Settled in to the new time zone after a good nights rest, first order of business in Seoul was to meet our Korean shipping agents ( YCL ) , complete some customs forms, and plan for the vehicle collection. We already knew from the Wallenius Track and Trace system that our vessel had just arrived in Pyeongtaek port ( one day early, in fact ! ). I cannot say enough about these good folks, we were simply dazzled by their incredibly warm welcome – from the time we were picked up by James at our hotel till we left them a few hours later, they went way beyond our expectations – it certainly helped a great deal in what is always a stressful situation. We still have the vehicle to collect, of course, but so far so good. I’ll let the following pictures tell the story of their amazing hospitality ( I will, as always, do a full review of the shipping process next week ).

Our shipping line, Wallenius Wilhelmsen, provide a Track and Trace service so you can follow the ship’s progress and specifically the handling of your own vehicle on the ship. It’s the 3rd time we have used this company – hopefully no theft this time..! Shows our vessel had just arrived in Pyeongtaek.
What a touching welcome – this greeted us in the foyer of their building. We were then personally greeted by all the senior people at YCL.
Discussing importation and customs clearance procedures at the offices of YCL in Seoul. Here with senior staff, Emily, JB and James.
Our friends at YCL must have known about my chocolate sweet tooth in advance. There was plenty on the table – and Swiss, no less !

The warm welcome continued with lunch at a nearby Vietnamese restaurant – absolutely delicious ! Thank you, YCL !

This little yellow sticker is of critical importance – issued by Korean Customs it permits us to drive on the roads for up to 90 days. It’s known as a TIP ( Temporary Importation Permit ), and also allows us to buy vehicle insurance. At the time of this blog we did not have our van from the port but did have this critical permit at least, thanks to Emily at YCL. A huge step in the process !

Our morning filled with the shipping meeting, the afternoon was free for us to start doing some sightseeing in Seoul. We managed to explore a few of Seoul’s historic sights, famous Namdaemun market and in the evening some of its shopping and nightlife backstreets. What a change we noticed since our first visit over 40 years ago !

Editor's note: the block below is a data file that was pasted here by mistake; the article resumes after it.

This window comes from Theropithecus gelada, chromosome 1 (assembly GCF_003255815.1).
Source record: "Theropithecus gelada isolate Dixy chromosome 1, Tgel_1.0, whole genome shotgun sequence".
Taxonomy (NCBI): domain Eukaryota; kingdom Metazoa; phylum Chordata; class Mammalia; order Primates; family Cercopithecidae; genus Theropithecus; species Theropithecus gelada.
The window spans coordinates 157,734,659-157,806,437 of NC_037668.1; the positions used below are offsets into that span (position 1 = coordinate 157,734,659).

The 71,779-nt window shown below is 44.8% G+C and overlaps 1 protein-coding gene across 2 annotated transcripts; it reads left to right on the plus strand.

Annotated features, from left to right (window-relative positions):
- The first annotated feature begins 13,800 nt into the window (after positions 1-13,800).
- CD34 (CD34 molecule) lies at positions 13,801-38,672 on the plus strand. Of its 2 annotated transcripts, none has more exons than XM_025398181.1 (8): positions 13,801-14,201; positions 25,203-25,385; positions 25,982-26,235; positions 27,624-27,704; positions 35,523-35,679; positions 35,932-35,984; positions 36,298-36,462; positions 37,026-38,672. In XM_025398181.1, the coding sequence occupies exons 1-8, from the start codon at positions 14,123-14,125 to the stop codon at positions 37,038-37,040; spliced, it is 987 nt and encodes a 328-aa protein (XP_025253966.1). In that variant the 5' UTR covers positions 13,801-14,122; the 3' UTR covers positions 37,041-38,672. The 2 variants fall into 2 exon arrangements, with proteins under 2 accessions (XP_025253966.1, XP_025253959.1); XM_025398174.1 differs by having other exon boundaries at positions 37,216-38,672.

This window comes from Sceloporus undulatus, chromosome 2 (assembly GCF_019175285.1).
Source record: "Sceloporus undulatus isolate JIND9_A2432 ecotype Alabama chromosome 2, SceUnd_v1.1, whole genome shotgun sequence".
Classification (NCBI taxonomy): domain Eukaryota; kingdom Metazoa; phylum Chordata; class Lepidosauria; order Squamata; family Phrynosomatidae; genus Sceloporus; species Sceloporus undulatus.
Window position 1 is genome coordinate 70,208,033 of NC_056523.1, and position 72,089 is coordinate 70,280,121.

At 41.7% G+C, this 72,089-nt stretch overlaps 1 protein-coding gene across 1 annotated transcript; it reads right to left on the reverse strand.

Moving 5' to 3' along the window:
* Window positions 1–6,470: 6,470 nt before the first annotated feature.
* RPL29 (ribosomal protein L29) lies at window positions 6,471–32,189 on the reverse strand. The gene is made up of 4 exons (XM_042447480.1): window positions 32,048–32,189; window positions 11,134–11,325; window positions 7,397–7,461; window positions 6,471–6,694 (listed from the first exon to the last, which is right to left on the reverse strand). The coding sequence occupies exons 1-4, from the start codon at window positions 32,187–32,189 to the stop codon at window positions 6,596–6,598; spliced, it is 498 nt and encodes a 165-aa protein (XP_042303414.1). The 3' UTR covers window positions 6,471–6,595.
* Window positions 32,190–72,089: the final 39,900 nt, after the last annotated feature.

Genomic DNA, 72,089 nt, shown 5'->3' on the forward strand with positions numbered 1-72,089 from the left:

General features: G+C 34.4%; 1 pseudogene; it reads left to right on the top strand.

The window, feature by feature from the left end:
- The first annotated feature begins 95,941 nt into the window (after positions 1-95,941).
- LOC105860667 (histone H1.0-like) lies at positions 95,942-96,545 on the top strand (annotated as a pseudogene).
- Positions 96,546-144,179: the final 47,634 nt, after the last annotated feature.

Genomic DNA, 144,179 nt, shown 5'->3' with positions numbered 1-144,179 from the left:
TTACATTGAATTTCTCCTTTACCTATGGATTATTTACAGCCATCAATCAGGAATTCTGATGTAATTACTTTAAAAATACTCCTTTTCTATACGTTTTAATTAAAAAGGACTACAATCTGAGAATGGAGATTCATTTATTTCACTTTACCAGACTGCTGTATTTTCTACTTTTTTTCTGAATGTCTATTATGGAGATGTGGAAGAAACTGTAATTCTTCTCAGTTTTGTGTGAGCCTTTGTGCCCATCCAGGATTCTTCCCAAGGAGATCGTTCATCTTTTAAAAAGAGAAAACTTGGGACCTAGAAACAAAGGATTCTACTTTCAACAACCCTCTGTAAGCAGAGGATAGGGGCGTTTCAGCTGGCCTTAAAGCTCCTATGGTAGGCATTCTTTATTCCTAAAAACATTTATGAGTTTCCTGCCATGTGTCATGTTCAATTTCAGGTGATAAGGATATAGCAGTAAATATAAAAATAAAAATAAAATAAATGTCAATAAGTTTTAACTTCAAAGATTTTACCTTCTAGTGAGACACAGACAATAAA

Shopping in Namdaemun Market we were helped by one of Seoul’s legendary “red coat” tourist information guides. They are present near many of the city’s major attraction and fluent in multiple languages.
Historic Sungnyemun Gate, Seoul.
Men wearing traditional dress preparing for a ceremony in Seoul.
Deoksugung Palace entrance, Seoul.
Inside the palace grounds with at least one cherry blossom tree in full bloom. A very pretty time of year.
Cherry blossom, Deoksugung Palace grounds.
Changing of the guard ceremony Doeksung Palace entrance.
Ditto. The colors were stunning.
Strolling along the busy backstreets of Myeongdong, the area of Seoul where we stayed,
We’ve now confirmed that there are at least some camper vans in Korea. To our surprise we came across this Iveco van right in downtown Seoul, near our hotel. Perhaps we won’t be the only van campers in the country after all !

We’ll spend the weekend in Seoul completing our sightseeing and next week hope to have our van . Fingers crossed !

Till next week……..

Australia – Some Finer Details

Australia – Some Finer Details

First, a heads up on this blog; there are fewer pictures and there is no “travel” component as such, it’s been put together more to to provide information relevant to those possibly considering doing something like this in Australia and hence differs from our usual “ sights-based” content. During our travels here by campervan through 2023/2024 we’ve picked up invaluable tips and been given excellent advice from all manner of folks we’ve met along the way. Countless people have asked questions about the “how”, “how long”, “when”, “how much” etc, relating to long term van travel in the country. I promised a few I’d build a summary blog to address as many of those questions as I could in order that so much of what we have learned might be shared with others. Hopefully those contemplating an extended trip down here ( with or without your own campervan ) will find this useful. Most reading this would be coming from North America or Europe.

Iconic Ayer’s Rock ( Uluru ).

When To Go:

Given the great latitudinal difference between the north and south of the country, it’s always a great time to be travelling somewhere in the county. In fact, the Australian winter ( June-August ) is considered high season for travel in the northern part of the country and the outback in general. Simply too hot and/or humid at any other time and subject to heavy rains. A bit of a generalization but the southern half is best in the Australian summer. It’s usually very easy to plan your travels to be in the best weather at least most of the time so it does not really matter when you come unless your time is limited and you have a very specific part of the country in mind.

Beautiful sunny weather, beach near Esperance, Western Australia.

Travelling By Van:

The primary reasons for shipping in our van were:

a) Australia was just one part of a bigger global trip so we had/have no intention of buying and selling ( or renting ) everywhere we go,

b) We’d be here a long time ( 12 months plus ), and

c) We could go anywhere we wanted – rentals place significant restrictions on where you can go  and unless you buy something with 4×4 capability many of the best parts of Australia are out of reach. It’s extremely expensive for a long rental as well. Renting was not viable for us.

I’ve previously compiled information on the shipping “to” Australia here, and of course the shipping “out” of Australia was detailed in last week’s blog, so won’t elaborate any further on that this week.